However, children may be able to receive funding from both programs. Note that some states do not have separate categories of eligibility.
Learn About Factors That Will Not Affect Your CHIP Requirements
If your child has a pre-existing condition, you will not have to worry about whether it will negatively impact your chances of receiving CHIP coverage.
A pre-existing condition is a disability or illness that you or your child has had before enrolling in a health insurance plan.
CHIP does not perform a medical evaluation of each family member during the application process.
You may not qualify for the program for other reasons, such as an increase in income that places you and your family over a certain limit or your children reach 18 years of age.
It is also important to understand that your assets are not taken into consideration for CHIP eligibility.
This is different from other government assistance programs, which will factor your liquid assets into your income. A liquid asset may be a luxury car, stocks and more.
How to Apply for CHIP
Depending on the state in which you apply, you may use an online application portal. An online portal allows you to pre-determine your likelihood of receiving coverage and gives you direct access to the application.
Generally, you must create an account to use the portal.
The application then requires you to submit personal information about you and your family with as much accuracy as possible.
Once you complete the steps of the online process, you must provide an electronic signature.
Afterwards, you will receive a confirmation email or code that verifies your submission.
Some states do not have an online application portals. This includes Maine, Massachusetts, South Dakota and several others.
If you are in a state where you cannot apply online, you may visit a nearby county office in order to fill out the application in person.
You may also find the application on a state website, print it and fill it out by hand. Depending on the state, you may submit the completed application by mail or through fax.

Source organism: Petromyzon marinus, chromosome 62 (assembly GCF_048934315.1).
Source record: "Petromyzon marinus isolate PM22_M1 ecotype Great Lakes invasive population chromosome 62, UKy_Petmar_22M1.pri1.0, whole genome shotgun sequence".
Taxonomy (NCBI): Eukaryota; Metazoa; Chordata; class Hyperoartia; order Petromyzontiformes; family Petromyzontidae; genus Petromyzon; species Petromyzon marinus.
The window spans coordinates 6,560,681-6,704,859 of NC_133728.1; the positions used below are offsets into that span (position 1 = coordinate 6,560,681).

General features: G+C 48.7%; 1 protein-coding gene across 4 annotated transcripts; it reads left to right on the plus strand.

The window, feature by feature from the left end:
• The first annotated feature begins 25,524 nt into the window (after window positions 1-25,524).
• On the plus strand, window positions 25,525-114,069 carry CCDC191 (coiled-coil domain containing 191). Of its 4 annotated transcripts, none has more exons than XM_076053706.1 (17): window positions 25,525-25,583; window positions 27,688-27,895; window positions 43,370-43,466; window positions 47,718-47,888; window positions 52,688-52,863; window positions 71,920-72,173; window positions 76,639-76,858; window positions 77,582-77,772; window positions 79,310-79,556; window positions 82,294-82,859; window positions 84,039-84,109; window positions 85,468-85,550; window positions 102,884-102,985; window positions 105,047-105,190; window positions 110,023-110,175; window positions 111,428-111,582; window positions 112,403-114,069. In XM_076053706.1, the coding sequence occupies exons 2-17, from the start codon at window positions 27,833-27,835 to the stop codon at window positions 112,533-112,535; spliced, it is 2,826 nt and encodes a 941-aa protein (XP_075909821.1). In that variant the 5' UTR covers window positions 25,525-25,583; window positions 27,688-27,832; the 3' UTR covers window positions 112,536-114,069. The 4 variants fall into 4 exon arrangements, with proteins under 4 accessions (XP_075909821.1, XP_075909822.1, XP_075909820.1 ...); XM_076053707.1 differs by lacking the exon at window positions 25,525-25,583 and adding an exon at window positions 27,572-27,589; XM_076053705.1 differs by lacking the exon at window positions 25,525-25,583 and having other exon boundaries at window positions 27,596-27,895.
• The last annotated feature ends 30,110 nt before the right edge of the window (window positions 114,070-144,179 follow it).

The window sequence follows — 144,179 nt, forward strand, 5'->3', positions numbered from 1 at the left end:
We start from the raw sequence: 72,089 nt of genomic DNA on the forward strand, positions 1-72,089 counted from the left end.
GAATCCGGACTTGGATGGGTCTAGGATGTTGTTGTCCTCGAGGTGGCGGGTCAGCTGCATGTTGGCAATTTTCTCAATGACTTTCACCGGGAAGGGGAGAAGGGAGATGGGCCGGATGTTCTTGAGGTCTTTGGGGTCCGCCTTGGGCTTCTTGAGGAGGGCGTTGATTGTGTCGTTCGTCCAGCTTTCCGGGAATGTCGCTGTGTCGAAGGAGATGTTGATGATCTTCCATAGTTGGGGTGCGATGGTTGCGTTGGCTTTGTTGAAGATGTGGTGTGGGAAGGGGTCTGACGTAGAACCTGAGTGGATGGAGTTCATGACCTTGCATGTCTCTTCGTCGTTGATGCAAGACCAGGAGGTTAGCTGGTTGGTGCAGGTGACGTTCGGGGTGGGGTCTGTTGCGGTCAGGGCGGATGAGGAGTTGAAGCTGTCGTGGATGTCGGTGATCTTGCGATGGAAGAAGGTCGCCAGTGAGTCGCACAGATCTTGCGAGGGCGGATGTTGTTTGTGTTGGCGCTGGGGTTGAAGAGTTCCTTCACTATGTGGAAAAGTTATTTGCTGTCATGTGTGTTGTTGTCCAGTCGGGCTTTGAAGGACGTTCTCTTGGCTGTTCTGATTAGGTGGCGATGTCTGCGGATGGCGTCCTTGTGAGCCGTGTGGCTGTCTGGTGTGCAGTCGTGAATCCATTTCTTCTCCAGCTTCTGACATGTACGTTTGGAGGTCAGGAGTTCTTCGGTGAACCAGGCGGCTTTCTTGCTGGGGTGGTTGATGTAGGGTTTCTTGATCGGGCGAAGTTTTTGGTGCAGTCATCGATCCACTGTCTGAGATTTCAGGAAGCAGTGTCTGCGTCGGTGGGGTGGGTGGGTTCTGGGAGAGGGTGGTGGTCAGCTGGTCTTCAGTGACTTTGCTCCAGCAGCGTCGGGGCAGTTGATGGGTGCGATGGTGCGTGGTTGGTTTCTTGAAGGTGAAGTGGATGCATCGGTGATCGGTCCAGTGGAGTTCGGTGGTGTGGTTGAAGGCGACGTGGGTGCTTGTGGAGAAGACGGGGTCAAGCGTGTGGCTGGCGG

Some states also allow you to apply by phone.
Some applicants need assistance filling out their CHIP applications due to a disability or other situation.
If this applies to you, contact your local county CHIP office. The office will also help you with any questions you may have on your application.
If English is not your first language, ask about applications offered in other languages.
Information and Documentation Required for the CHIP Application
The CHIP application will require you to explain your family’s structure, total income and employment details.
The family structure refers to the number of children and adults in the family and whether any family member is pregnant, has a disability or suffers from an illness.
To provide the CHIP program with the most accurate information possible, it is recommended that you refer to W-2 forms, paychecks and medical documents from a licensed practitioner.
Some states offer an application form that allows you to apply for multiple programs at once.
As an example, the New Mexico CHIP application is also an application for Medicaid, the Supplemental Nutrition Assistance Program (SNAP), cash assistance programs and more.
This may be beneficial to you if you think you qualify for other benefits.